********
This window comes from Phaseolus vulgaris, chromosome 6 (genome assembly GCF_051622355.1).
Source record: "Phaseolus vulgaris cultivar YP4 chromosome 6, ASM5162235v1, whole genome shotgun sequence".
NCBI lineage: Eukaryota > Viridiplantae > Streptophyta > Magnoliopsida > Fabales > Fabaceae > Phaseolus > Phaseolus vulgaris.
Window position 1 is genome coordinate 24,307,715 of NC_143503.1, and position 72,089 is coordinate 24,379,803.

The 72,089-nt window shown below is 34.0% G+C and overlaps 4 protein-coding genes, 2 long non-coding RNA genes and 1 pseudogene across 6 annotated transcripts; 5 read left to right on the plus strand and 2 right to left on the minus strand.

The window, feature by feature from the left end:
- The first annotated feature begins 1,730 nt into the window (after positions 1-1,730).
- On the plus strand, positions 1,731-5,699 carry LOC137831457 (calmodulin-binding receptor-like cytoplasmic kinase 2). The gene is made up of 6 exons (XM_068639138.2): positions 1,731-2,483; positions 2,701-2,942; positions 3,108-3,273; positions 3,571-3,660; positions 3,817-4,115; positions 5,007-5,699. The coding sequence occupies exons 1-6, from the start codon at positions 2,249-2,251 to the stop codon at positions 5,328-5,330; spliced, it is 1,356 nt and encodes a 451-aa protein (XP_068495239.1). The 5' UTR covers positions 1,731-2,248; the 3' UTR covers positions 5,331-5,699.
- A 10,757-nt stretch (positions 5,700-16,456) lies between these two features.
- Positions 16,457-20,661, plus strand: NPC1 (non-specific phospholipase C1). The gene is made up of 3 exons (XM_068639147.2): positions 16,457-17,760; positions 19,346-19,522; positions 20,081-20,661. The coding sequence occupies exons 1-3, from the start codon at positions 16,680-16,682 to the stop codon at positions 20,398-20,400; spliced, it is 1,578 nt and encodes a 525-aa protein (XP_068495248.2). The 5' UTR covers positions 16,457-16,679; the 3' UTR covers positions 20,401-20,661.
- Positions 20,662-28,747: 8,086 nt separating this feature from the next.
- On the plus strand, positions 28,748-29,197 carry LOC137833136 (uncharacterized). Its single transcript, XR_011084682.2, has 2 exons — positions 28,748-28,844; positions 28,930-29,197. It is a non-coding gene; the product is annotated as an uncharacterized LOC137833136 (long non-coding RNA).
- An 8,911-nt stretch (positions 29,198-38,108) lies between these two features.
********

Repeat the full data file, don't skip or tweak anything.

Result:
This window comes from Phaseolus vulgaris, chromosome 6 (genome assembly GCF_051622355.1).
Source record: "Phaseolus vulgaris cultivar YP4 chromosome 6, ASM5162235v1, whole genome shotgun sequence".
NCBI lineage: Eukaryota > Viridiplantae > Streptophyta > Magnoliopsida > Fabales > Fabaceae > Phaseolus > Phaseolus vulgaris.
Window position 1 is genome coordinate 24,307,715 of NC_143503.1, and position 72,089 is coordinate 24,379,803.

The 72,089-nt window shown below is 34.0% G+C and overlaps 4 protein-coding genes, 2 long non-coding RNA genes and 1 pseudogene across 6 annotated transcripts; 5 read left to right on the plus strand and 2 right to left on the minus strand.

The window, feature by feature from the left end:
- The first annotated feature begins 1,730 nt into the window (after positions 1-1,730).
- On the plus strand, positions 1,731-5,699 carry LOC137831457 (calmodulin-binding receptor-like cytoplasmic kinase 2). The gene is made up of 6 exons (XM_068639138.2): positions 1,731-2,483; positions 2,701-2,942; positions 3,108-3,273; positions 3,571-3,660; positions 3,817-4,115; positions 5,007-5,699. The coding sequence occupies exons 1-6, from the start codon at positions 2,249-2,251 to the stop codon at positions 5,328-5,330; spliced, it is 1,356 nt and encodes a 451-aa protein (XP_068495239.1). The 5' UTR covers positions 1,731-2,248; the 3' UTR covers positions 5,331-5,699.
- A 10,757-nt stretch (positions 5,700-16,456) lies between these two features.
- Positions 16,457-20,661, plus strand: NPC1 (non-specific phospholipase C1). The gene is made up of 3 exons (XM_068639147.2): positions 16,457-17,760; positions 19,346-19,522; positions 20,081-20,661. The coding sequence occupies exons 1-3, from the start codon at positions 16,680-16,682 to the stop codon at positions 20,398-20,400; spliced, it is 1,578 nt and encodes a 525-aa protein (XP_068495248.2). The 5' UTR covers positions 16,457-16,679; the 3' UTR covers positions 20,401-20,661.
- Positions 20,662-28,747: 8,086 nt separating this feature from the next.
- On the plus strand, positions 28,748-29,197 carry LOC137833136 (uncharacterized). Its single transcript, XR_011084682.2, has 2 exons — positions 28,748-28,844; positions 28,930-29,197. It is a non-coding gene; the product is annotated as an uncharacterized LOC137833136 (long non-coding RNA).
- An 8,911-nt stretch (positions 29,198-38,108) lies between these two features.